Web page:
Q. I´m a Cuban American traveling to Cuba, will I have to pay duty on gifts I take for my family If am flying from another country than the US to Cuba?

A. If the flight you take is mainly a tourist flight then you may breeze through customs without any problems. If, however, you have a cart piled high with cases and look/speak/act Cuban when passing customs then they may get pulled aside and you will pay duty (based on weight).

Q. I am a Cuban American traveling to Cuba who left before 1972, do I need a Cuban passport?

A. Technically no. But you need a visa to enter Cuba, Cuban exiles that left Cuba before 1972 are able to obtain a visa from the Cuban government at a higher fee and with more extensive background checks. Some Cuban consulates, despite knowing that you do not need a passport will not issue a Visa and compel you to obtain a passport. The Cuban consulates in Australia are known to violate this accord and a few others around the world have sporadically obliged those not requiring a passport to obtain one.

Q. I am a Cuban American traveling to Cuba with an American passport who left Cuba after 1972, can I enter Cuba?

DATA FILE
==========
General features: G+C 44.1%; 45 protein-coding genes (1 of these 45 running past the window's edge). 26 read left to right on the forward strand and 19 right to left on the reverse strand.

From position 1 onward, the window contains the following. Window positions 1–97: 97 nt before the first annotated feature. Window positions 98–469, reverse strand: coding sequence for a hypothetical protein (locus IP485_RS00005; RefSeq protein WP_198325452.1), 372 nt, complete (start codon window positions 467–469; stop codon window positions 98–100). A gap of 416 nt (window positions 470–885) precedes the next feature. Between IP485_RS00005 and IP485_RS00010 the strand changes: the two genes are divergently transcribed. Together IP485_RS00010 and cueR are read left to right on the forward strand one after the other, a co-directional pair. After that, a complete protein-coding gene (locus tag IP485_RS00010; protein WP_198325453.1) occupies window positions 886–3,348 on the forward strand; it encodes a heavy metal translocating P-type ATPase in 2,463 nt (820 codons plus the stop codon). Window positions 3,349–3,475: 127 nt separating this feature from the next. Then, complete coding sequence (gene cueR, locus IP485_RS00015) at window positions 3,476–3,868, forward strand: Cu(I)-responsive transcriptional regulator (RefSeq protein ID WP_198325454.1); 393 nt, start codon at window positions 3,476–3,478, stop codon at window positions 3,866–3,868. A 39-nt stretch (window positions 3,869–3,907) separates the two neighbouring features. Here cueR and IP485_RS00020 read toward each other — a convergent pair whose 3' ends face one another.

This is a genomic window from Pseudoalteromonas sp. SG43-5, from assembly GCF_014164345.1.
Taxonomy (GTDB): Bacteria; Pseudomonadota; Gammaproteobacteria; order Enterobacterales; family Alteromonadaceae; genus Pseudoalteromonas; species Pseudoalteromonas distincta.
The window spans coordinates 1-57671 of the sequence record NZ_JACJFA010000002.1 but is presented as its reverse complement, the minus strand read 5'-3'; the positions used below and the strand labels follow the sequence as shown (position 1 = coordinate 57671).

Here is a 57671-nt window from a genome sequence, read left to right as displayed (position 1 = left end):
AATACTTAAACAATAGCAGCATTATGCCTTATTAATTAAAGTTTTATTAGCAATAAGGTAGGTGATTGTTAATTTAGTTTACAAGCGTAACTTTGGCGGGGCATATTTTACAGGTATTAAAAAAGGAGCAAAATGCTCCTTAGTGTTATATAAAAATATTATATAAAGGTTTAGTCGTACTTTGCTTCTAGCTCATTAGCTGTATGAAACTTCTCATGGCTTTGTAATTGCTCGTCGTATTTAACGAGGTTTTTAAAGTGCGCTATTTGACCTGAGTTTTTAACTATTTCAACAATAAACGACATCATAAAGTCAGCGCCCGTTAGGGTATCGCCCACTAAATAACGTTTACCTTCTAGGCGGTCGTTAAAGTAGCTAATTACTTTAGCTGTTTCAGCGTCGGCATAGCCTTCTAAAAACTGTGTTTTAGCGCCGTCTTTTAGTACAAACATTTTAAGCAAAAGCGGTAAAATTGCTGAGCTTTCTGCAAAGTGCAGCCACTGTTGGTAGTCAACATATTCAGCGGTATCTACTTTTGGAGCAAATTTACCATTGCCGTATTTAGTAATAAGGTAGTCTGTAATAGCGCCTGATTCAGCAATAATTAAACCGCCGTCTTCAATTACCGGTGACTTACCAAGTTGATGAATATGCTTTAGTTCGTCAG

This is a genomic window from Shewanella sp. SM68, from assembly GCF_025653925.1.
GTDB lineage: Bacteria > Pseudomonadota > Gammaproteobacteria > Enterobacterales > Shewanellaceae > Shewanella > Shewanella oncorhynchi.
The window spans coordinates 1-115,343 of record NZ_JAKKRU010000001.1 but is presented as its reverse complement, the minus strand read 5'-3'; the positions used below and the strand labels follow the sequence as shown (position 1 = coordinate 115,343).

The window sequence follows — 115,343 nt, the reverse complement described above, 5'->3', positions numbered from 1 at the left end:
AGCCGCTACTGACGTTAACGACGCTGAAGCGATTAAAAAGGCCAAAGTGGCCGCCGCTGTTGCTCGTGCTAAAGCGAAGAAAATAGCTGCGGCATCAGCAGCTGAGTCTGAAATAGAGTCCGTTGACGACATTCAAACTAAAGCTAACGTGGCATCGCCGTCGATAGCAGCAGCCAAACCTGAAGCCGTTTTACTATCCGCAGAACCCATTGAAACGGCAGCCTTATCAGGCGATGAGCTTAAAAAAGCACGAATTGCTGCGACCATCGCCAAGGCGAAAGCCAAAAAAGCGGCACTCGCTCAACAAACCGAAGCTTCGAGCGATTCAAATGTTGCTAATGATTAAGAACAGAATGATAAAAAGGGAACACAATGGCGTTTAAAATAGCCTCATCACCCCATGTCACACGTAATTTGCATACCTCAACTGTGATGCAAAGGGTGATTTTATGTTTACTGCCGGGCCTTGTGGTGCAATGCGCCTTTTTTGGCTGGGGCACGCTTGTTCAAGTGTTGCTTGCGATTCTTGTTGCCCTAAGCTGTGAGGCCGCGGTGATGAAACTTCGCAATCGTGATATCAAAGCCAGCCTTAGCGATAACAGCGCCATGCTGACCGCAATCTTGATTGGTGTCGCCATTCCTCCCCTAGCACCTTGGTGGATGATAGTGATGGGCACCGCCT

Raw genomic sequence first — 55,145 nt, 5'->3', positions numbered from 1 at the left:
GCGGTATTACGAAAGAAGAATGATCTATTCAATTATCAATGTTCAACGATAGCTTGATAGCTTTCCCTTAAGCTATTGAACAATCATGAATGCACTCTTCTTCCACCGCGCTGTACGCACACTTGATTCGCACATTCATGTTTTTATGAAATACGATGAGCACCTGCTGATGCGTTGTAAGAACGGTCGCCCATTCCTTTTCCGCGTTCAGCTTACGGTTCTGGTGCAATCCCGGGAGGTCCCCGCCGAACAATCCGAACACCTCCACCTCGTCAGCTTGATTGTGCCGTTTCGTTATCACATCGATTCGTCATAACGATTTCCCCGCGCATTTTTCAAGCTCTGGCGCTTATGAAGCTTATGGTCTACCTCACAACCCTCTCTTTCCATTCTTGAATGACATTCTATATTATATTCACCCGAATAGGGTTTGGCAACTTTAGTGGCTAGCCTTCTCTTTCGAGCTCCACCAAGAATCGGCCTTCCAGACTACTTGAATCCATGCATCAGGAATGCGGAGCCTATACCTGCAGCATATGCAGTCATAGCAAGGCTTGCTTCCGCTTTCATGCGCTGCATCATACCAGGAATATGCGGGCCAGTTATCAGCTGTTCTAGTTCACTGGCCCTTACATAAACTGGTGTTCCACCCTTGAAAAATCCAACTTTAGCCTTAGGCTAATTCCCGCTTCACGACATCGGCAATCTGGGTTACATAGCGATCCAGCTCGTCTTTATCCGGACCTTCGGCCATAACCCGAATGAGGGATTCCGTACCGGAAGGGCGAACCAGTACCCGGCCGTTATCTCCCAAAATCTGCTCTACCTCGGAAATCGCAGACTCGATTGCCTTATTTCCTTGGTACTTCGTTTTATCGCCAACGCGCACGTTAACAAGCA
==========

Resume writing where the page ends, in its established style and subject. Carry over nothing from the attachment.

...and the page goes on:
A. Yes but you need to obtain a Cuban passport from the Cuban interest section Washington D.C., DC 20009-4202, USA (202) 797-8518

Q. American traveling to Cuba, Can Americans stay at Hotels in Cuba?

A. Yes, Americans can stay at any hotel in Cuba either by booking in advance or paying directly at the hotel. Hotels in Cuba do not differentiate between nationalities.

Q. I am an American traveling to Cuba and will be staying with family/friends in Cuba who do not have a licensed house for tourists, is this possible?

A. Yes. You will need to obtain a A-2 visa from immigration which cost 30-40 CUC. These visas are available at the immigration office closest to where your family lives. Obtaining one means going there in person with the owner(s) of the house and requesting one. They are (usually) issued on the spot. If you arrive late or outside normal administrative hours, go the next day, don´t wait several days.

Q. I´m an American traveling to Cuba, can I take my laptop to Cuba?

A. Yes. There is no problem taking a personal laptop and, while these used to be registered and then checked upon departure (that you took it back out), this has now stopped. Ideally, you could take a cheap laptop and leave it as a gift or sell it to finance your trip. They are worth a lot more in Cuba; even $200 older models can fetch reasonable prices.